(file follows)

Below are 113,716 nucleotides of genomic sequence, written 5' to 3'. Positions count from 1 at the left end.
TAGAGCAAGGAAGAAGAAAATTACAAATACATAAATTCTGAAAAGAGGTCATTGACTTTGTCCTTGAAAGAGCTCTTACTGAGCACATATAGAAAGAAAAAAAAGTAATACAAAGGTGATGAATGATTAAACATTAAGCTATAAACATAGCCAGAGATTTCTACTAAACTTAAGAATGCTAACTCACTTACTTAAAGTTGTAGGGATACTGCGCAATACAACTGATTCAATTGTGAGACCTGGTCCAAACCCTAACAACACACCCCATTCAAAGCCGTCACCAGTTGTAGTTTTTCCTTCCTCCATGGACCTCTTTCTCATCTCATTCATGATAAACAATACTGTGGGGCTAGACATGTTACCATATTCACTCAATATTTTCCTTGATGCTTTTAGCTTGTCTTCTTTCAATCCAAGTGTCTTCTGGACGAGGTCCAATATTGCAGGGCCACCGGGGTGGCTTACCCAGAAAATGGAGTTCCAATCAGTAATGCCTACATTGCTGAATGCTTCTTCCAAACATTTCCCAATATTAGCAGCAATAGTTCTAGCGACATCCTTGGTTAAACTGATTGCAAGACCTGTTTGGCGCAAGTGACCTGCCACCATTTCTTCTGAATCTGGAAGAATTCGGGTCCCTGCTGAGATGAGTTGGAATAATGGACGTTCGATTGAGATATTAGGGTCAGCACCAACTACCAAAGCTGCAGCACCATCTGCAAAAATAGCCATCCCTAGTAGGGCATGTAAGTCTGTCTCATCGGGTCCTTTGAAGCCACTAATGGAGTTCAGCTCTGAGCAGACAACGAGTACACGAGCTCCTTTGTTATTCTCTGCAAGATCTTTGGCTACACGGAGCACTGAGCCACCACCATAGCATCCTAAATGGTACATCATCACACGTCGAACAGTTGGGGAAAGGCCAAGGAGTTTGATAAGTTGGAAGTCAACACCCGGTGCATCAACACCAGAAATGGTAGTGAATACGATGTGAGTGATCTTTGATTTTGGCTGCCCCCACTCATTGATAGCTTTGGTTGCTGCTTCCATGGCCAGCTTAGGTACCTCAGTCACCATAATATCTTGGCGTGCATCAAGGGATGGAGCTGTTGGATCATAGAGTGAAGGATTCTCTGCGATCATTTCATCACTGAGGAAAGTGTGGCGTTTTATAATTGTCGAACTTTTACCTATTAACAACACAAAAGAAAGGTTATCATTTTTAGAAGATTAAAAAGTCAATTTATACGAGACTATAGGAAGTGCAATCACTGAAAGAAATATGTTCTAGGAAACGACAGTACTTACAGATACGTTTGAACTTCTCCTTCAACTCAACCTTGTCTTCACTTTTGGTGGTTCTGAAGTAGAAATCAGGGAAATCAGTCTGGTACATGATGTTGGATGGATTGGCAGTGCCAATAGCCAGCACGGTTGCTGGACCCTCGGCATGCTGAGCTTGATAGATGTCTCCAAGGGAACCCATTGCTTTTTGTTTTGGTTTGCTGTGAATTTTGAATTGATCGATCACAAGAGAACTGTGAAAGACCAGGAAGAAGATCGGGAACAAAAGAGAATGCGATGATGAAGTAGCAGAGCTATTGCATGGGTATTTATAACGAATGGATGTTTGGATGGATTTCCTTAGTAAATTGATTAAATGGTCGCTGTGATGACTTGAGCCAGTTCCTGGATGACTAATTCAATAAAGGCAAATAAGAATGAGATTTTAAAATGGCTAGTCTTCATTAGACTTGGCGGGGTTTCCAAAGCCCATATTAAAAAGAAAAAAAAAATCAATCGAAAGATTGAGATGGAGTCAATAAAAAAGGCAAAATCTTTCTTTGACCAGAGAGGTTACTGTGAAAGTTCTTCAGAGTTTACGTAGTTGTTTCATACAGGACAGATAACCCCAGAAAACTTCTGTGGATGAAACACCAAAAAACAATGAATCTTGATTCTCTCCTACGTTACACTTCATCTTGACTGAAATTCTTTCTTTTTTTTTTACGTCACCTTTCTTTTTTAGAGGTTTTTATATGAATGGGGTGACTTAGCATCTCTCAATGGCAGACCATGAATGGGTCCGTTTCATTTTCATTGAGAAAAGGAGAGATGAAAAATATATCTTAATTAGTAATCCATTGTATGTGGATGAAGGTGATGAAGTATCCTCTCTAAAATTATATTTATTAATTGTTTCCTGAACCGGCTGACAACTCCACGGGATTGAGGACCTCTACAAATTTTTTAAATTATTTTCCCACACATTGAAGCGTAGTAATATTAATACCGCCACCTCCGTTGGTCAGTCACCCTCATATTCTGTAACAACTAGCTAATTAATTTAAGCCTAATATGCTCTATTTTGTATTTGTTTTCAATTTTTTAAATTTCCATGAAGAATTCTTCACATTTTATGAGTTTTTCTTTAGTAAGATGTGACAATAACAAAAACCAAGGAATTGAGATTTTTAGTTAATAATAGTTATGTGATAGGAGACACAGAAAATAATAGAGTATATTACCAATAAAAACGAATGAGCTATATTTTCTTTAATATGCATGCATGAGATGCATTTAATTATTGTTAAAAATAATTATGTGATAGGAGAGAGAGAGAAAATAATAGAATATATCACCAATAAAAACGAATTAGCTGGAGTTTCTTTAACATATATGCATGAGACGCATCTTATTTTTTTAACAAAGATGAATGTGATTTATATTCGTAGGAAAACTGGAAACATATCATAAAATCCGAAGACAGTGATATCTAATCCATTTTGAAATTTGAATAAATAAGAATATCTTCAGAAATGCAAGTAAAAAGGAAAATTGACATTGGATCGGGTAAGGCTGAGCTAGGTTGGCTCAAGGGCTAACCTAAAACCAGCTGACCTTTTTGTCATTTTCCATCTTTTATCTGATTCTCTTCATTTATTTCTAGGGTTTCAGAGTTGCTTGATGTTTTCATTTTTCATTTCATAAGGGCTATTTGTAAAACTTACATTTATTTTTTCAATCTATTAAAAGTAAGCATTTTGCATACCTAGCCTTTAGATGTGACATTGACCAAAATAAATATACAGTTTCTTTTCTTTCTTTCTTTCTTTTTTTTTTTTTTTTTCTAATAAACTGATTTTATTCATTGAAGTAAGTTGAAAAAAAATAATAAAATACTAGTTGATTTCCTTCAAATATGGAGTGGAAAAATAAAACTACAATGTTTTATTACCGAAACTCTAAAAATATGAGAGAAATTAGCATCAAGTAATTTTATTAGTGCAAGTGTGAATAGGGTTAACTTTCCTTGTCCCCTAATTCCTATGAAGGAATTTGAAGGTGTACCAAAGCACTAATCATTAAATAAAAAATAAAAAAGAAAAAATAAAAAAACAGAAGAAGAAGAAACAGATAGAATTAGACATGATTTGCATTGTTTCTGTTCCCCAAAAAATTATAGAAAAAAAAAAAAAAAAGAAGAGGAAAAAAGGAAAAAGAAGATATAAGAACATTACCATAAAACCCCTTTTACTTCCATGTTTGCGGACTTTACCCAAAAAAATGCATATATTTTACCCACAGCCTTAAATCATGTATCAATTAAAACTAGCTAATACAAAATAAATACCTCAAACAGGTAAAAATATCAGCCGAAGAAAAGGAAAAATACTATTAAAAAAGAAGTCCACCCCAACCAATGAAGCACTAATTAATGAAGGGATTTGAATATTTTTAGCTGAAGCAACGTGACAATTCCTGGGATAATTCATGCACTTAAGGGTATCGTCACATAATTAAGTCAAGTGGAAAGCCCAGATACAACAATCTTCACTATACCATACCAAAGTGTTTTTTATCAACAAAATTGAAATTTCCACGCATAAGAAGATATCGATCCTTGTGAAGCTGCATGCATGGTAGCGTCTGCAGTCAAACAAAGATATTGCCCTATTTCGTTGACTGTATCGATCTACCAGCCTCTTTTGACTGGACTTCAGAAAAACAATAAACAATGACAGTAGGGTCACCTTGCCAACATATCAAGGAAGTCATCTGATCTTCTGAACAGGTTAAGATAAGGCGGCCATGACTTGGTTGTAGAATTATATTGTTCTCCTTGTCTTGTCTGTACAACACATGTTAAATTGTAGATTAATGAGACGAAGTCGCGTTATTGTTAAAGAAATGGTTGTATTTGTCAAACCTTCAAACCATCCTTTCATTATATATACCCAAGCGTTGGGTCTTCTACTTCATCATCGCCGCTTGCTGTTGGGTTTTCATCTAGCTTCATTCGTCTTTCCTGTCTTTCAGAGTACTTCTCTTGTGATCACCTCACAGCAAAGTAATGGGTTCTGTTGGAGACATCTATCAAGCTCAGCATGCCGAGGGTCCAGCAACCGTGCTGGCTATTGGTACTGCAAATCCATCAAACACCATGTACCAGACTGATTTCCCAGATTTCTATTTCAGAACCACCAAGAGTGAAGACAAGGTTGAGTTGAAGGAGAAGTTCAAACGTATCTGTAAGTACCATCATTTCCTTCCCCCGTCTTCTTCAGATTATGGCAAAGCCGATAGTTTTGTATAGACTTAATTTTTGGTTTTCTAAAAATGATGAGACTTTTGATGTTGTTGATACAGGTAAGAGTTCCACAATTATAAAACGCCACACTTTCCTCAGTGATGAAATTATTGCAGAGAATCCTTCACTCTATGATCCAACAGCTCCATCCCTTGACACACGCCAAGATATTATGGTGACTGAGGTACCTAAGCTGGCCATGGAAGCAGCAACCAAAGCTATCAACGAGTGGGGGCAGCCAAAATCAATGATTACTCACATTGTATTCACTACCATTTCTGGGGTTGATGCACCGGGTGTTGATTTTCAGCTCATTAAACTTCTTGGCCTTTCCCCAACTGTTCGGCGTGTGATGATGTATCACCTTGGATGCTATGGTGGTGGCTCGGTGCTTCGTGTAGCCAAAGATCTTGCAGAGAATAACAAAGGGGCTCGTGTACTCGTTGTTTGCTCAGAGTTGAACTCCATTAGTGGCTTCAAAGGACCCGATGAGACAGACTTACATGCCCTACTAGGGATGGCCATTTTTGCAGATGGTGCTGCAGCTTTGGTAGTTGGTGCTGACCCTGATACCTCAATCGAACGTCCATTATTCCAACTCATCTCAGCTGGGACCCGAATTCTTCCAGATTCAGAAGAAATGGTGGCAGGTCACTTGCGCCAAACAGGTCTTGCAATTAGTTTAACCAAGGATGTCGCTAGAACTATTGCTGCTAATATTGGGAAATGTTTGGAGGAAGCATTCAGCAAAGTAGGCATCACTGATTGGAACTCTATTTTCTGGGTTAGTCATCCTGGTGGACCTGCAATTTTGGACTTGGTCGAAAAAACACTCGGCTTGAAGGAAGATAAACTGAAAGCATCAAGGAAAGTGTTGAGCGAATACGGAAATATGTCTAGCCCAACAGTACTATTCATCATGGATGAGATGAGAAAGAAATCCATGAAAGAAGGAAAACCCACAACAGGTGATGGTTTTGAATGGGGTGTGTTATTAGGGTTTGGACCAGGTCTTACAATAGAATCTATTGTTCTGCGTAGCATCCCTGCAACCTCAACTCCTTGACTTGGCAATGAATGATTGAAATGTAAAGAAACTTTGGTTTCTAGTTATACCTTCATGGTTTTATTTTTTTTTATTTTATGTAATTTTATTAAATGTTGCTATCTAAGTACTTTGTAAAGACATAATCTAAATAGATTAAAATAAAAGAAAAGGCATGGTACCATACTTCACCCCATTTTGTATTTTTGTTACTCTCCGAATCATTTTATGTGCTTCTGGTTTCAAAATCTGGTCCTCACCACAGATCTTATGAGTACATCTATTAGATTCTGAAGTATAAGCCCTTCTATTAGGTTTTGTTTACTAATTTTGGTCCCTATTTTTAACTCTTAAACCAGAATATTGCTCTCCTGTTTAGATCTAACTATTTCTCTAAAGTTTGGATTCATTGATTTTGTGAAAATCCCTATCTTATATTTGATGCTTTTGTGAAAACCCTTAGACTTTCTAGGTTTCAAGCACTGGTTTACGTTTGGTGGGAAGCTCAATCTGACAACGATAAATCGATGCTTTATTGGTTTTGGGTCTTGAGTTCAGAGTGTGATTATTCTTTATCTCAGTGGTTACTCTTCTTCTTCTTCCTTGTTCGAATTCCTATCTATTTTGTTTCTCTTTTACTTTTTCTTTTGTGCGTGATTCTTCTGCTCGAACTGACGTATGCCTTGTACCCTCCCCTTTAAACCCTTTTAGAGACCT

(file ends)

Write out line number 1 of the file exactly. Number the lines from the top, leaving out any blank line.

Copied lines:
Below are 113,716 nucleotides of genomic sequence, written 5' to 3'. Positions count from 1 at the left end.